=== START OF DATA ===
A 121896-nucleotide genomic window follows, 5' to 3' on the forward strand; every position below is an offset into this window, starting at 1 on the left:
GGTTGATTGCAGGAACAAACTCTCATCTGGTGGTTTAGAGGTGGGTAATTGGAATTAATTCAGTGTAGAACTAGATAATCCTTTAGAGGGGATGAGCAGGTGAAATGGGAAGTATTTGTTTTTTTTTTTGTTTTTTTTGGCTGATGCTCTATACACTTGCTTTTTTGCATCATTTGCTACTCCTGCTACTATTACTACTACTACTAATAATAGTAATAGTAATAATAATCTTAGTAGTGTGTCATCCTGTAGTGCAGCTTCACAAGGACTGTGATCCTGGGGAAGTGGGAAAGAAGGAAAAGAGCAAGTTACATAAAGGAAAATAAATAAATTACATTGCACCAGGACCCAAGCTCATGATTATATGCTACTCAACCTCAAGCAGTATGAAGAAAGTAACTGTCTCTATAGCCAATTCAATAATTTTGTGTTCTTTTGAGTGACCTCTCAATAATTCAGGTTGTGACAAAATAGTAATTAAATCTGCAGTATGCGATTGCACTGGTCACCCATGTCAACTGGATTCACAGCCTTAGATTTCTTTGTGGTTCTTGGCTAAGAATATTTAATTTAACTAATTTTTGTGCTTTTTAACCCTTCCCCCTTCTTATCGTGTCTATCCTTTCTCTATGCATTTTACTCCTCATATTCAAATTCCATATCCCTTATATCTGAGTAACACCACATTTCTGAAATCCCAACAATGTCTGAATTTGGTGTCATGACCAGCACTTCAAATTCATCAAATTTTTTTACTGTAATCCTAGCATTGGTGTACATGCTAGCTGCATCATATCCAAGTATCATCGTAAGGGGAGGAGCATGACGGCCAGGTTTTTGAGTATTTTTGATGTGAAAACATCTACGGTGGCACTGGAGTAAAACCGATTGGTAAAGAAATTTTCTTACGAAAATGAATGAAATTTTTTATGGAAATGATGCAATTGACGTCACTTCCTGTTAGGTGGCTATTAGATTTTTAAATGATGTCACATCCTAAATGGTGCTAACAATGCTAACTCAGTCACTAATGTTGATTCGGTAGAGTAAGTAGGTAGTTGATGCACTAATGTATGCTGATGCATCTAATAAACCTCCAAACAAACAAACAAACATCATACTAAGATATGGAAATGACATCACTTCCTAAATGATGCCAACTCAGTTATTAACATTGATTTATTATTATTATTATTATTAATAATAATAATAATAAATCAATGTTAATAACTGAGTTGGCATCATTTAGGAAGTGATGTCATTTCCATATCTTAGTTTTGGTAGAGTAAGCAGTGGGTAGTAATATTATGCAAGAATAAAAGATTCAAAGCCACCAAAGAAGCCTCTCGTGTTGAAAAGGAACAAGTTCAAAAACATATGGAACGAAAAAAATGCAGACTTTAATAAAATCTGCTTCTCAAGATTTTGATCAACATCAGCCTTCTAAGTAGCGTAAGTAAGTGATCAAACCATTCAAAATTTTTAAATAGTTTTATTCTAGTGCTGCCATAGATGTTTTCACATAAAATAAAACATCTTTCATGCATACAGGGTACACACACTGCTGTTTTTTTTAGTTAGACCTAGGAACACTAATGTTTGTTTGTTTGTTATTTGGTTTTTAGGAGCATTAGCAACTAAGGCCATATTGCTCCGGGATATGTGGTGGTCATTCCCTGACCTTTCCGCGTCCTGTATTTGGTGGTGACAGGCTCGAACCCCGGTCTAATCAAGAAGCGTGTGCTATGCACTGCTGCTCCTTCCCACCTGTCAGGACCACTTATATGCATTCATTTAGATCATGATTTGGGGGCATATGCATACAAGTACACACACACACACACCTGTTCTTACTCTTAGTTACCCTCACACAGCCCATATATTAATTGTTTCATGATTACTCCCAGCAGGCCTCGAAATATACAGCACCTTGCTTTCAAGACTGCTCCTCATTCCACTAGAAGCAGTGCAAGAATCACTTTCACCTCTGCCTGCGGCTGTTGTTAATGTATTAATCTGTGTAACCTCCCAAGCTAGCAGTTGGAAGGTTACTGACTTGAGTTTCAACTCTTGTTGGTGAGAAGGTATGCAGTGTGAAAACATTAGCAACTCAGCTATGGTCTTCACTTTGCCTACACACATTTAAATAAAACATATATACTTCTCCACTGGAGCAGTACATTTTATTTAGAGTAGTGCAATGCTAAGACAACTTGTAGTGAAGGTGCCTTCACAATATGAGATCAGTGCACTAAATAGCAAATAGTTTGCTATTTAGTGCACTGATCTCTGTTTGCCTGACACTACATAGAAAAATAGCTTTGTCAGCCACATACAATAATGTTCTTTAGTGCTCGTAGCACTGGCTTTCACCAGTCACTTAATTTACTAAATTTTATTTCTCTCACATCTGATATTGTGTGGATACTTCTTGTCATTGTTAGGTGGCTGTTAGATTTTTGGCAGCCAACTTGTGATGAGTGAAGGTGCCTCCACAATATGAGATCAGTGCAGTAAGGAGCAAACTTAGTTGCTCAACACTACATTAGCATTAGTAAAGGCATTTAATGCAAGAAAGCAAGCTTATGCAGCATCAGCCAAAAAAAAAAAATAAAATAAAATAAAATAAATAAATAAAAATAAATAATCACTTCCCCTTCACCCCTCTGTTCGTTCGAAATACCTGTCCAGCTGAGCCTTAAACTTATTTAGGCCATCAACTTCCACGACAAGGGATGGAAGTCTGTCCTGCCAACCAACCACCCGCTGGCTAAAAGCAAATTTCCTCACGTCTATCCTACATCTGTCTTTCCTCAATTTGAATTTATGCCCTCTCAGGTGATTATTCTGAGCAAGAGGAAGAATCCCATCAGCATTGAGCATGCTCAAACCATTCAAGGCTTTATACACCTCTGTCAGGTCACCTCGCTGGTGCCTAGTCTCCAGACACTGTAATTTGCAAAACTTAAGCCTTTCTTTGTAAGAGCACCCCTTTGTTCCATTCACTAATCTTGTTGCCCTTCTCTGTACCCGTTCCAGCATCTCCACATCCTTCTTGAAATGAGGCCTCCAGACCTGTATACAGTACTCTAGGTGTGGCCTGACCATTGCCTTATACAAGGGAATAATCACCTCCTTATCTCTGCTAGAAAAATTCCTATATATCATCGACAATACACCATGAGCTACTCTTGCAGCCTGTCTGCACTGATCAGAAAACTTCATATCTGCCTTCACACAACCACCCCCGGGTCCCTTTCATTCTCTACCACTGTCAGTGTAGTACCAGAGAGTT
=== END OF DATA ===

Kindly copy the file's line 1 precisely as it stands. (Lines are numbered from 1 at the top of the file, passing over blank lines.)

A 121896-nucleotide genomic window follows, 5' to 3' on the forward strand; every position below is an offset into this window, starting at 1 on the left: